David has not forgotten his earlier experience with Jesse at the forest and is all the more afraid of the intense look in his eyes.

David of course doesn't realize that Jesse plans to kill the lamb for sacrifice. Seeing him approach him, he naturally assumes that he plans to kill him with the knife and so he flees. The lamb too runs away. When David looks back to see Jesse following him he doesn't realize that he is really following that lamb. It is his fright and desperation that pushes him to send the slingshot towards. Jesse Also, assuming that he has killed his own grandfather he decides to run away and never return Thus eventually David disappears.

Jesse's silence on David's subject is understandable. For him the message from God has come in the form of a messenger who took away his grandson. His realization of his greed for glory comes too late.


Jesse Bentley - Jesse has inherited the farmhouse and is sole owner of it. His is posed as an autocratic ruler. At the same time, his desire to modernize his farm reveals his broad mindedness. He is, however of a contradictory disposition. Though modern in one sense, he still has intense religious beliefs, and is forever awaiting God's message for him. His disinterest in her daughter, Louise, is reason for her ill temper and bitterness. But he bestows all his love on his grandson David Hardy, who will be the heir.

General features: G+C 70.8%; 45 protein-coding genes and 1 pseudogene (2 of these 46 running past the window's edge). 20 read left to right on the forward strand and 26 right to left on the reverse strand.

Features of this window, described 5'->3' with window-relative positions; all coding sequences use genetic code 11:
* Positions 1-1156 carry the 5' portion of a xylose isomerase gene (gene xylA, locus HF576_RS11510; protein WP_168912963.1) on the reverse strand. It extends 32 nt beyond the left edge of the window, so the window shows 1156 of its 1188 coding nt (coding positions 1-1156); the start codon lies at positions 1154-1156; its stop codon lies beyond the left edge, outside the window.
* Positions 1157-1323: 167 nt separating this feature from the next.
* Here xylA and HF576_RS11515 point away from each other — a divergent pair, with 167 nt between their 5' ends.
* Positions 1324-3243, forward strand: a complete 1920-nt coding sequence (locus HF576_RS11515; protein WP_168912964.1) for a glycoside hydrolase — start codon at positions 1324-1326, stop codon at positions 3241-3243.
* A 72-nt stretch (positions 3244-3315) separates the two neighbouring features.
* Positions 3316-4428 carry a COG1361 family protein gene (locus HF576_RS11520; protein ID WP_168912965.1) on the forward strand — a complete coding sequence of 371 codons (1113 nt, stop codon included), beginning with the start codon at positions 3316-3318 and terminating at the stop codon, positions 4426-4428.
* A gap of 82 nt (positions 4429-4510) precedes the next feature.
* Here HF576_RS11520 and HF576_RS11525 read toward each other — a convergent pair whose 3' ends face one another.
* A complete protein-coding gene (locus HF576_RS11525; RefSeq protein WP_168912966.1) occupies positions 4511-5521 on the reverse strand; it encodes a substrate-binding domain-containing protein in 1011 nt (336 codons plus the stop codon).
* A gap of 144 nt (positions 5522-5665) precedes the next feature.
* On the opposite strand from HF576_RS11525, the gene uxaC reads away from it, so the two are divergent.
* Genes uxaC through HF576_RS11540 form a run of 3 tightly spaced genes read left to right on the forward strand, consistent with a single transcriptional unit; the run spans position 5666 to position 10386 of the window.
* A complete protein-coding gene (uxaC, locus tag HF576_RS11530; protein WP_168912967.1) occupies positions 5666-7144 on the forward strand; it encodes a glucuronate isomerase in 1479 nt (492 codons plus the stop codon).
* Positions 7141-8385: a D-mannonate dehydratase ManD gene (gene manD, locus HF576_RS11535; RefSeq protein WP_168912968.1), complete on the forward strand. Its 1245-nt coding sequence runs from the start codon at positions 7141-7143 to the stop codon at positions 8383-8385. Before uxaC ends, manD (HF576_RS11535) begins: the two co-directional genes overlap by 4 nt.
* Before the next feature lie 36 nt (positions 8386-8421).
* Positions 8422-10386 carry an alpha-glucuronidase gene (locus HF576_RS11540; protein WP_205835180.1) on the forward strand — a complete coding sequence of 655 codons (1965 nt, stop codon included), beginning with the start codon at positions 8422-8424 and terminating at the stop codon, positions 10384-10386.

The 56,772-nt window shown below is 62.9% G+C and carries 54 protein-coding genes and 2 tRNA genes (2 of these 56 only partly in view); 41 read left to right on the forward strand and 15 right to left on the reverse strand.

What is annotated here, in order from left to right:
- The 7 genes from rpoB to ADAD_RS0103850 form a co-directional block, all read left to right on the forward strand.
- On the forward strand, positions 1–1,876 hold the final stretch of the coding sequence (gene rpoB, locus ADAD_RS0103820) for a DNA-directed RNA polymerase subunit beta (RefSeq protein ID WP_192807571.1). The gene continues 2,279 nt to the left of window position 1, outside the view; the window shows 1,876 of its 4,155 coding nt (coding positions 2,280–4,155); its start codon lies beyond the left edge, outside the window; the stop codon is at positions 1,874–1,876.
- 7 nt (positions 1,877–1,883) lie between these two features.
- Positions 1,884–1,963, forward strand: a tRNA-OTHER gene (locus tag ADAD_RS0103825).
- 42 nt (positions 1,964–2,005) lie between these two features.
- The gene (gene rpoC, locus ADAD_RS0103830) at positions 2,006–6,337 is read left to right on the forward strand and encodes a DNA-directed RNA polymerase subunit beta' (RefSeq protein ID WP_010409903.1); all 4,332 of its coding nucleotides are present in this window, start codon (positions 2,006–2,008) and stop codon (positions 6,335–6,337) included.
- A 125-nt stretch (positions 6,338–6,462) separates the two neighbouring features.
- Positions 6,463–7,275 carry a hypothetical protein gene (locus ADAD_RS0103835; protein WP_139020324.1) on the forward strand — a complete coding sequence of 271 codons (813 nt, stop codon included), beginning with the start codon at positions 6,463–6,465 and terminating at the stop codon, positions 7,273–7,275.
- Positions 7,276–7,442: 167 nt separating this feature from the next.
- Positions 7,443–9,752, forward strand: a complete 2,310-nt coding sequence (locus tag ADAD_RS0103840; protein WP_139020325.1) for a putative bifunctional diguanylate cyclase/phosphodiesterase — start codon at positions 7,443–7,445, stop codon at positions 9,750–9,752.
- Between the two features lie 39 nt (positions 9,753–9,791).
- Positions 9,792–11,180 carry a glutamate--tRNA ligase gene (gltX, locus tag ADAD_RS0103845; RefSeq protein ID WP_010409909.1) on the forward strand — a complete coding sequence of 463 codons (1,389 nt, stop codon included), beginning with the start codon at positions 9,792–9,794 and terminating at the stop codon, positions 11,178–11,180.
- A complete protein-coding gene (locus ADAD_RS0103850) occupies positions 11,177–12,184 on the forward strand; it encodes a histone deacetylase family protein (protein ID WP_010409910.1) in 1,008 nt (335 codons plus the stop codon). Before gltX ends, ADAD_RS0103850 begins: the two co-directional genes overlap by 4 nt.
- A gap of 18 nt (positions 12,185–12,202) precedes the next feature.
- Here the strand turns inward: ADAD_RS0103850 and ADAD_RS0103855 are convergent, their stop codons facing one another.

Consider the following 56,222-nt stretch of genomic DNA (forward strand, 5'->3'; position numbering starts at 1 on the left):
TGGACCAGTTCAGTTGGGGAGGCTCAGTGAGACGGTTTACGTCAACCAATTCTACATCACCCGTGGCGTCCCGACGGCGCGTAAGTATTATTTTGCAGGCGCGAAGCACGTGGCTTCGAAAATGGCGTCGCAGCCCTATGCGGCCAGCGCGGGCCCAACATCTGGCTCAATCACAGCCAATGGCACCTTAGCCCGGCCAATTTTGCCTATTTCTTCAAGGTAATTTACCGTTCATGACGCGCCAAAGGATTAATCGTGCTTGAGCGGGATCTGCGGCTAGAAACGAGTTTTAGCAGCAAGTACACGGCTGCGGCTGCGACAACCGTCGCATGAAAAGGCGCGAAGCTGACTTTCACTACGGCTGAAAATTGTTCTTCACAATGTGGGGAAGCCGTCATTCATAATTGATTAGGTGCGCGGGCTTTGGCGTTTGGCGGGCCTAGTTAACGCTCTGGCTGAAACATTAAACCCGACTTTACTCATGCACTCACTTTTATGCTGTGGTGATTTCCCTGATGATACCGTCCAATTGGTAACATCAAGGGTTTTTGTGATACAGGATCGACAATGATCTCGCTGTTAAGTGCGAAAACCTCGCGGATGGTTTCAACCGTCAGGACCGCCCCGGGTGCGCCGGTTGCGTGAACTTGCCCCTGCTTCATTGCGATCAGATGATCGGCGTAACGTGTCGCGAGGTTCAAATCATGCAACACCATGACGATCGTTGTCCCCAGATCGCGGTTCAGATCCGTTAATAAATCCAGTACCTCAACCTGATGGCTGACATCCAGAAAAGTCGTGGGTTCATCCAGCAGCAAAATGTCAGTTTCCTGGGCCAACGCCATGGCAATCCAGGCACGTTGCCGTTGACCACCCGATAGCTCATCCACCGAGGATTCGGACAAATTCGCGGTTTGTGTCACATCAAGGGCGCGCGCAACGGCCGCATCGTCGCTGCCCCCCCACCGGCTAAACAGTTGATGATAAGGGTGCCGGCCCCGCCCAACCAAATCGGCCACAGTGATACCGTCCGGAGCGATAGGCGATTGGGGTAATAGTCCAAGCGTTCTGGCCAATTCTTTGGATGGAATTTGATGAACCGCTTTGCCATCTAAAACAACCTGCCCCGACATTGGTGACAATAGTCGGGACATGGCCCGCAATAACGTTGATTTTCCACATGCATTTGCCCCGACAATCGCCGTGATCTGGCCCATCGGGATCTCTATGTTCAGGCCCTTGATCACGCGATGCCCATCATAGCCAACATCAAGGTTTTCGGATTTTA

Louise - Louise has never been able to accept the lack of affection from her father's side. It has left a permanent seal on her behavior and her response to her own marriage. Though her husband is rich and gentle, she remains bitter, argumentative, and disillusioned lady right - till the end.

David Hardy - He is the heir to Jesse's property and the much - wanted son for Jesse. Jesse even makes him leave his own house and settle down at the farm. David's childhood days at the farmhouse is filled with gay abandon and happy hours. But he is unable to gauge his grandfather's motive for the sacrifice, and runs away in fear. He even hits at his grandfather with his sling and fearing that he has killed him, runs away never to return.